A legal victory late on Friday for a religious group that spends weekends on Bourbon Street preaching to crowds. A judge granted a temporary restraining order against the City of New Orleans and the NOPD after church members were arrested for aggressive solicitation.
"We've really had no issues whatsoever, we've seen God do some tremendous things and have not even had issues with law enforcement," said Pastor Troy Bohn of Raven Ministries.
Armed with "I love Jesus" pamphlets and the power of prayer, Pastor Bohn and members of his congregation take to Bourbon Street most weekends.
During this year's Southern Decadence festival, religious groups were arrested and charged with aggressive solicitation by the NOPD -- allegedly breaking an ordinance that was passed last fall. On September 14th, Pastor Bohn and Raven Ministries member Kelsey McCauley were also slapped with similar citations.
"Our team is where its been for the last two years, three nights a week, talking to people, sharing the gospel under the red cross. The police approached us and told us we were under arrest," said Pastor Bohn.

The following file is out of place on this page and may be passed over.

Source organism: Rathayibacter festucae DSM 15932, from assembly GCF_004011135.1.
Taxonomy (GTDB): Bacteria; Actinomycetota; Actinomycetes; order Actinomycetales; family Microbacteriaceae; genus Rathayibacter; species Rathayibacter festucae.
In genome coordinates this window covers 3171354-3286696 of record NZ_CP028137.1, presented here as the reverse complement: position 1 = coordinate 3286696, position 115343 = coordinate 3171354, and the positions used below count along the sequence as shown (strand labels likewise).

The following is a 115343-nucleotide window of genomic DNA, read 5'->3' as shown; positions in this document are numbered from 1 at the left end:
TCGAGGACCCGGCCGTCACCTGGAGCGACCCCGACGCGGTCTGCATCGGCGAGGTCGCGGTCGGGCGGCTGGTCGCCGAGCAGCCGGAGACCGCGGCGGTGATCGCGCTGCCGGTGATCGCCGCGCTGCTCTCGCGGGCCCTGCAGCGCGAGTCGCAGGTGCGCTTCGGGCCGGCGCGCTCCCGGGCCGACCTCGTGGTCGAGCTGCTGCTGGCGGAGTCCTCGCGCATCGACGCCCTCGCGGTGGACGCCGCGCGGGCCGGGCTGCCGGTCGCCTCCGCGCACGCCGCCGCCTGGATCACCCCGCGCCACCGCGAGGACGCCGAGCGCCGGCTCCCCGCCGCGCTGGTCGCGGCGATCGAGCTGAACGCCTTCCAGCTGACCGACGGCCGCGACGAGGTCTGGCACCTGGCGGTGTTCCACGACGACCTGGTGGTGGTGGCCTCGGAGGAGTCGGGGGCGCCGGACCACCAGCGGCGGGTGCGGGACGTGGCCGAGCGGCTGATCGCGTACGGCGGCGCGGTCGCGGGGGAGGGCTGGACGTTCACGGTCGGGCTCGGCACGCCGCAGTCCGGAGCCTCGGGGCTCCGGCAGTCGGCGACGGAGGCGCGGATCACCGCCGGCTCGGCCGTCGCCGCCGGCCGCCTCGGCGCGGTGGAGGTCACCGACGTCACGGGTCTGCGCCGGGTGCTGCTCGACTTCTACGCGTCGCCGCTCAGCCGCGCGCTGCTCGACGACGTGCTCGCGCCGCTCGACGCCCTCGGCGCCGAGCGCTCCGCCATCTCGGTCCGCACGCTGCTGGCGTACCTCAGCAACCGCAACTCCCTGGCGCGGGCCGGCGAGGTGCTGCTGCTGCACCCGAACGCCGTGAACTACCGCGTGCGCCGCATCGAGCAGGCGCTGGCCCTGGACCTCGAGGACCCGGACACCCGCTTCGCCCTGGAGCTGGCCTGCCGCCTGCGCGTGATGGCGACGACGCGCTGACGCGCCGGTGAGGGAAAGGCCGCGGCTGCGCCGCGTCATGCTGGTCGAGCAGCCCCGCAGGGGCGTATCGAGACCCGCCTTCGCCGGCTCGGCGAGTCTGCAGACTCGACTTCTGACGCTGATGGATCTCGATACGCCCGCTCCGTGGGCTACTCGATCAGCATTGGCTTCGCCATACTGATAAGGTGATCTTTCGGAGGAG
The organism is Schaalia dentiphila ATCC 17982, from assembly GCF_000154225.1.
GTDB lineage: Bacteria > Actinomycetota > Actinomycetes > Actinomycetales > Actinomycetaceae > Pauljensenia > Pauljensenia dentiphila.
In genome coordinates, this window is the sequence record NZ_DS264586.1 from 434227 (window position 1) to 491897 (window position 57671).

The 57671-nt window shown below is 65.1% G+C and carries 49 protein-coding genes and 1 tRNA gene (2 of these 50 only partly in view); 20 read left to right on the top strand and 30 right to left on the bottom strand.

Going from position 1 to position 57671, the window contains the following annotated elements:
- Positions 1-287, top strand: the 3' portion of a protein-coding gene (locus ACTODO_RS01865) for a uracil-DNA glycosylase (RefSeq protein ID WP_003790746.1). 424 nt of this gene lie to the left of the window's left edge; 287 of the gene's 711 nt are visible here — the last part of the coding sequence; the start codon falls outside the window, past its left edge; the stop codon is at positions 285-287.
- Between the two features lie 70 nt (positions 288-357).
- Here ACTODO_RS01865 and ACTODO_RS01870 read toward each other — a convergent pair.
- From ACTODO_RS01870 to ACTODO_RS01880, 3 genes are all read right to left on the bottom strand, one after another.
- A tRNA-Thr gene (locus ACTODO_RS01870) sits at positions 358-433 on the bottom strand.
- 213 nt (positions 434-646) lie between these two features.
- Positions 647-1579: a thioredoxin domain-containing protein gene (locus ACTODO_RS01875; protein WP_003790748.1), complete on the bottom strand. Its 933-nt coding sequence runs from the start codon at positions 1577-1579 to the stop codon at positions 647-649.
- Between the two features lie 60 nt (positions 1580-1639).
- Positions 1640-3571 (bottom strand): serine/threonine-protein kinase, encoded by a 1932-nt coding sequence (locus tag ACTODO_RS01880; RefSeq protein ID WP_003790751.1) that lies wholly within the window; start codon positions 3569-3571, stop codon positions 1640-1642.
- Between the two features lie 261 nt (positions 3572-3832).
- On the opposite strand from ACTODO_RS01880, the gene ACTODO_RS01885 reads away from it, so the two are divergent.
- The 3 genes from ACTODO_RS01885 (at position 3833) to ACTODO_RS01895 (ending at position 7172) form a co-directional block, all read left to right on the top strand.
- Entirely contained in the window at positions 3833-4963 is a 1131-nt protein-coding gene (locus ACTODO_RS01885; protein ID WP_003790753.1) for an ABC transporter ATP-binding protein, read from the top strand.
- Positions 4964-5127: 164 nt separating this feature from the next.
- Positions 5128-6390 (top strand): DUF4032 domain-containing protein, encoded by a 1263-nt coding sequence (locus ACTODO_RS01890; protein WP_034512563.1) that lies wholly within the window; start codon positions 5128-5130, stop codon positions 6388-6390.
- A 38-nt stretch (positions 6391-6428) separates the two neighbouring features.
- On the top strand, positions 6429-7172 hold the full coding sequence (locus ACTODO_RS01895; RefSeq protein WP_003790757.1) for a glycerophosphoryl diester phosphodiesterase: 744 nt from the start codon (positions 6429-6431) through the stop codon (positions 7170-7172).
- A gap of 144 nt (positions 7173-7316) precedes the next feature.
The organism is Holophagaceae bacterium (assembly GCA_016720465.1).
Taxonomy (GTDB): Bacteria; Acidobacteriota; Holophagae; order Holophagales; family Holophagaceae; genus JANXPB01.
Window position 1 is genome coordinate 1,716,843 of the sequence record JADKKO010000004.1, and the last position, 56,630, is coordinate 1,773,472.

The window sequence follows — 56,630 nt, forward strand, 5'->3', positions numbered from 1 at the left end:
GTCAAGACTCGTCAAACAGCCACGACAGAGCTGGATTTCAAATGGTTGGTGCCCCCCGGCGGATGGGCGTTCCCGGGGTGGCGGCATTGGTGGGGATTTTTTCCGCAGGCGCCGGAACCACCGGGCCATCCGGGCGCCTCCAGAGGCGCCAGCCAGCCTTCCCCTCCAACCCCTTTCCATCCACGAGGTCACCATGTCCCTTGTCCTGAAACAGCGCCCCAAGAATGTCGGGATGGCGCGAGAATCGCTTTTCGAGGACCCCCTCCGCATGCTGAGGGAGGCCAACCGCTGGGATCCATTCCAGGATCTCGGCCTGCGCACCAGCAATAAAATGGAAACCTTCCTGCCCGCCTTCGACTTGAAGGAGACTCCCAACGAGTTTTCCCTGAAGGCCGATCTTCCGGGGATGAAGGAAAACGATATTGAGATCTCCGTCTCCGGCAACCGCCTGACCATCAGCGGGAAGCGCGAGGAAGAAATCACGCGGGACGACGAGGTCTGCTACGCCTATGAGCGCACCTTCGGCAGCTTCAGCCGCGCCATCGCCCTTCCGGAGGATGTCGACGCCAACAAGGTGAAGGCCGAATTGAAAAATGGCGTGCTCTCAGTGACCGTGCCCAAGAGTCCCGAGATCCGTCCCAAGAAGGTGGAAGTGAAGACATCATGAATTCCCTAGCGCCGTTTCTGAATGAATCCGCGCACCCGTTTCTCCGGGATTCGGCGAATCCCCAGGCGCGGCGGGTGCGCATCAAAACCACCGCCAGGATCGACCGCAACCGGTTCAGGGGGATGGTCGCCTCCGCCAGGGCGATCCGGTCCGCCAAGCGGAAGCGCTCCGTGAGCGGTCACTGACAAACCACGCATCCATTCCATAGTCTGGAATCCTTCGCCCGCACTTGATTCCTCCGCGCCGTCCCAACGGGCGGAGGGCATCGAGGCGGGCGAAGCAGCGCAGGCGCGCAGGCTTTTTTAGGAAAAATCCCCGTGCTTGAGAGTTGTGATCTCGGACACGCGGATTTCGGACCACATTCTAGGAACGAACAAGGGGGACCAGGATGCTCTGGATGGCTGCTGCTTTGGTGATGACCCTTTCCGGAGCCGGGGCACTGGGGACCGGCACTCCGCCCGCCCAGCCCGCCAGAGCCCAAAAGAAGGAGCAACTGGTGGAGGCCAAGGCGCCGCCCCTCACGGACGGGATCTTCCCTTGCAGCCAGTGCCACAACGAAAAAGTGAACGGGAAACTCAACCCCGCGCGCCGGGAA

Now those alleged law breakers are fighting back by taking the city's aggressive solicitation ordinance to federal and state courts.
"All speech on Bourbon Street between the hours of sunset and sunrise of a social, political or religious nature. Its the religious nature that brought the ordinance to our attention in this case," said ACLU of Louisiana Senior Staff Attorney Justin Harrison.
Harrison says late on Friday a judge approved a temporary restraining order against Mayor Mitch Landrieu, the City of New Orleans and NOPD Superintendent Ronal Serpas on behalf of McCauley. The next step is a pending lawsuit citing freedom of speech rights.
"I certainly have issues with their argument. I don't think that freedom of speech should trump my right to life, libery and the pursuit of happiness," said Mary Griggs, Director of the Lesbian and Gay Community Center of New Orleans. Griggs says religious groups with bullhorns go against the spirit of Bourbon Street.
"I think that's not appropriate for the space that they're in. If they want to witness about jesus christ there are certainly other appropriate places that they can be," said Griggs.
The City of New Orleans issued this statement on Friday night in response:
"The intent behind the ordinance is not to suppress free of speech. It is a public safety measure to allow the NOPD the ability to ensure the safety of all persons on Bourbon Street while it is a pedestrian mall at night. It is also meant to help alleviate disruptions to visitors, residents and businesses. In doing so, the ordinance imposes specific time, place, and manner restrictions on solicitation and associated conduct in certain limited circumstances."